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December 2013 - Posts

Don’t let Uganda’s President Museveni destroy South Sudan

Press Release

December 31, 2013, Juba, South Sudan

SSHURSA urges international community to disallow President Museveni destroying South Sudan

The South Sudan Human Rights society for Advocacy (SSHURSA) calls upon the sincere members of the international Community and the African Union to disallow Uganda’s President Yoweri Kaguta Museveni, who has already prepared to destroy South Sudan.

Considering President Museveni as one of the key central figures in IGAD-Peace led mediation and reconciliation over South Sudan’s recent crisis, is a terrible miscalculation by the regional body, the IGAD and unforgivable betrayal of the people of South Sudan by the international Community. The United States and British Governments as well as other nations should rise up to prevent more bloodbaths fueled by Mr. Museveni in South Sudan. President Museveni is known by many South Sudanese citizens as partial, one sided self-proclaimed mediator and great mouth in meddling in South Sudan’s internal politics and security matters. For the last one year, he had been accused by sections of citizens in South Sudan and Uganda Parliament as a man who encourages crises in the South Sudan’s ruling SPLM party internal affairs as he has been allged of misadvising South Sudanese President Salva Kiir to listen to no one but believing in military might of the Uganda People’s Defence Forces to back up the latter’s own military guards against any internal political critics.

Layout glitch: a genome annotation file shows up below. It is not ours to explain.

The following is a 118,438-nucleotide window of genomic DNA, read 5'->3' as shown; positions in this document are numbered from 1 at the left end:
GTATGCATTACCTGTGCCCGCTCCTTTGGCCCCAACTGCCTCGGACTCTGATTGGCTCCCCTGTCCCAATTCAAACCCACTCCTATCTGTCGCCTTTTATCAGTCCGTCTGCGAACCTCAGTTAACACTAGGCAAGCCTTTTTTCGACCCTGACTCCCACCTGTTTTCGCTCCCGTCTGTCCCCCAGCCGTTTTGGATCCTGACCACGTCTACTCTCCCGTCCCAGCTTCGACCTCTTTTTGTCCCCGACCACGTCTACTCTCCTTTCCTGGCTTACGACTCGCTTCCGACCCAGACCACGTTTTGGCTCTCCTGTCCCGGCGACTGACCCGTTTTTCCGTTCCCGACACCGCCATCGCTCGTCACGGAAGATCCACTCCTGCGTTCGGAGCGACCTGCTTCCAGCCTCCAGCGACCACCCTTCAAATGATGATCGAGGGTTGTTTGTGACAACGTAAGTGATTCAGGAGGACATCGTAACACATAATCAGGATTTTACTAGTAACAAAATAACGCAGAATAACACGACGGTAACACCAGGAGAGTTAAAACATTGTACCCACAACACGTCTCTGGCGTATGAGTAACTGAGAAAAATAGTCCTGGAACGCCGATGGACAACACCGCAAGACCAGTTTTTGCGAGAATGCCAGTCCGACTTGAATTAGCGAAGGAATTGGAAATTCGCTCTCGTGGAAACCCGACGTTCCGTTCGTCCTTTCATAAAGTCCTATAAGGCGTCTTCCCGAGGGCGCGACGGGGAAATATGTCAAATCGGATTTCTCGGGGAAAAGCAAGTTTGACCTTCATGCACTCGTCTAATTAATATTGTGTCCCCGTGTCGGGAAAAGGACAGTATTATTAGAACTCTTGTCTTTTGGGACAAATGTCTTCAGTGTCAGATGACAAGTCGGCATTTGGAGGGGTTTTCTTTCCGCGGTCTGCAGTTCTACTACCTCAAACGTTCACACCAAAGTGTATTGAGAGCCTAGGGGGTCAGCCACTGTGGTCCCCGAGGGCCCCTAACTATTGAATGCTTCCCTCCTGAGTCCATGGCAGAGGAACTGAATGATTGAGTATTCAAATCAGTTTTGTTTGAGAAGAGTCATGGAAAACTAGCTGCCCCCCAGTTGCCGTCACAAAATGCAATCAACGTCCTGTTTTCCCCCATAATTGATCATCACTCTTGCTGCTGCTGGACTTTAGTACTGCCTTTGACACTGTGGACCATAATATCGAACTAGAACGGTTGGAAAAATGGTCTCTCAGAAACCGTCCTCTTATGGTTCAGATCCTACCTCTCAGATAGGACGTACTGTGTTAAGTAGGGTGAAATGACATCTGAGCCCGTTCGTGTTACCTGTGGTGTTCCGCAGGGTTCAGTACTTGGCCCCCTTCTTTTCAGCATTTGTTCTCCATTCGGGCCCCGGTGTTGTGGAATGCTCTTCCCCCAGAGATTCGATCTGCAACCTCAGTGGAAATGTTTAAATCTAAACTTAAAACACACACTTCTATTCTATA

Against that background, Mr. Museveni cannot be one of the mediators on South Sudanese internal crises as he has always been known by sane South Sudanese and Ugandans of his partiality by taking unilateral military decision to deploy UPDF to fuel violence in South Sudan.

SSHURSA recommends the following:

  1. Calls on the International Community should strongly condemn and urge Mr. Museveni to stop meddling in South Sudanese internal affairs and restraint him from uttering statements that don’t serve purpose of peace and reconciliation in South Sudan but fueling violence
  1. Urges Mr. Museveni to stop moblizing IGAD countries to destroy South Sudan militarily under the claim of fighting SPLA forces against Juba under former South Sudan’s VP Riek Machar.
  1. Urges Uganda Parliament to pass a motion against illegal deployment of UPDF to call on Mr. Museveni to withdraw them from South Sudan before it is regarded as forces of occupation.